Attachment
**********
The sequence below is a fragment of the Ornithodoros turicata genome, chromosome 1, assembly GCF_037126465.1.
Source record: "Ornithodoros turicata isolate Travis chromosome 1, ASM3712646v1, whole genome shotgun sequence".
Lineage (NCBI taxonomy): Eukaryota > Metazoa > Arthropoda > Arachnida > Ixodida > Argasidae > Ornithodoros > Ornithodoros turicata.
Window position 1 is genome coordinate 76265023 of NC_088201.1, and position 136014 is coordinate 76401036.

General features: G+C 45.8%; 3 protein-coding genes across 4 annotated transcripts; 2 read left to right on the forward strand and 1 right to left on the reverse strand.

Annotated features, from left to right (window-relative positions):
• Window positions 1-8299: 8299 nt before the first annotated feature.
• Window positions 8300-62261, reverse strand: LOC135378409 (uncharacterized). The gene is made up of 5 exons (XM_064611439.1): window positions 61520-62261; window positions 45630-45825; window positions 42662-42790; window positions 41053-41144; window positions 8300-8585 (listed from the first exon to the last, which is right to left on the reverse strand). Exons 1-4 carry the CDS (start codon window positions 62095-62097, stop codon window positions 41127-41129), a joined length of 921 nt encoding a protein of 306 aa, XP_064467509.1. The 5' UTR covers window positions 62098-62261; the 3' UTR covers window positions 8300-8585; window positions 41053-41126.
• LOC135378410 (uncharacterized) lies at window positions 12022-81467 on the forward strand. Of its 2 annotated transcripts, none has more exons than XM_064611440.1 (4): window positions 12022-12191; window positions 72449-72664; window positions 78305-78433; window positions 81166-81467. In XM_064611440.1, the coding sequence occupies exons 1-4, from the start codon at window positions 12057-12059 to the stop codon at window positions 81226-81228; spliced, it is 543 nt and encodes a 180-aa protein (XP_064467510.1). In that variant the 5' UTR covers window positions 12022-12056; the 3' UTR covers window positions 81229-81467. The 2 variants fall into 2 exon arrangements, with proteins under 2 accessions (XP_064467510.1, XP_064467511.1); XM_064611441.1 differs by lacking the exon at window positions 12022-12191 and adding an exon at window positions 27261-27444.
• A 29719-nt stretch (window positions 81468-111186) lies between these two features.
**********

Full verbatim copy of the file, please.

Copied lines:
The sequence below is a fragment of the Ornithodoros turicata genome, chromosome 1, assembly GCF_037126465.1.
Source record: "Ornithodoros turicata isolate Travis chromosome 1, ASM3712646v1, whole genome shotgun sequence".
Lineage (NCBI taxonomy): Eukaryota > Metazoa > Arthropoda > Arachnida > Ixodida > Argasidae > Ornithodoros > Ornithodoros turicata.
Window position 1 is genome coordinate 76265023 of NC_088201.1, and position 136014 is coordinate 76401036.

General features: G+C 45.8%; 3 protein-coding genes across 4 annotated transcripts; 2 read left to right on the forward strand and 1 right to left on the reverse strand.

Annotated features, from left to right (window-relative positions):
• Window positions 1-8299: 8299 nt before the first annotated feature.
• Window positions 8300-62261, reverse strand: LOC135378409 (uncharacterized). The gene is made up of 5 exons (XM_064611439.1): window positions 61520-62261; window positions 45630-45825; window positions 42662-42790; window positions 41053-41144; window positions 8300-8585 (listed from the first exon to the last, which is right to left on the reverse strand). Exons 1-4 carry the CDS (start codon window positions 62095-62097, stop codon window positions 41127-41129), a joined length of 921 nt encoding a protein of 306 aa, XP_064467509.1. The 5' UTR covers window positions 62098-62261; the 3' UTR covers window positions 8300-8585; window positions 41053-41126.
• LOC135378410 (uncharacterized) lies at window positions 12022-81467 on the forward strand. Of its 2 annotated transcripts, none has more exons than XM_064611440.1 (4): window positions 12022-12191; window positions 72449-72664; window positions 78305-78433; window positions 81166-81467. In XM_064611440.1, the coding sequence occupies exons 1-4, from the start codon at window positions 12057-12059 to the stop codon at window positions 81226-81228; spliced, it is 543 nt and encodes a 180-aa protein (XP_064467510.1). In that variant the 5' UTR covers window positions 12022-12056; the 3' UTR covers window positions 81229-81467. The 2 variants fall into 2 exon arrangements, with proteins under 2 accessions (XP_064467510.1, XP_064467511.1); XM_064611441.1 differs by lacking the exon at window positions 12022-12191 and adding an exon at window positions 27261-27444.
• A 29719-nt stretch (window positions 81468-111186) lies between these two features.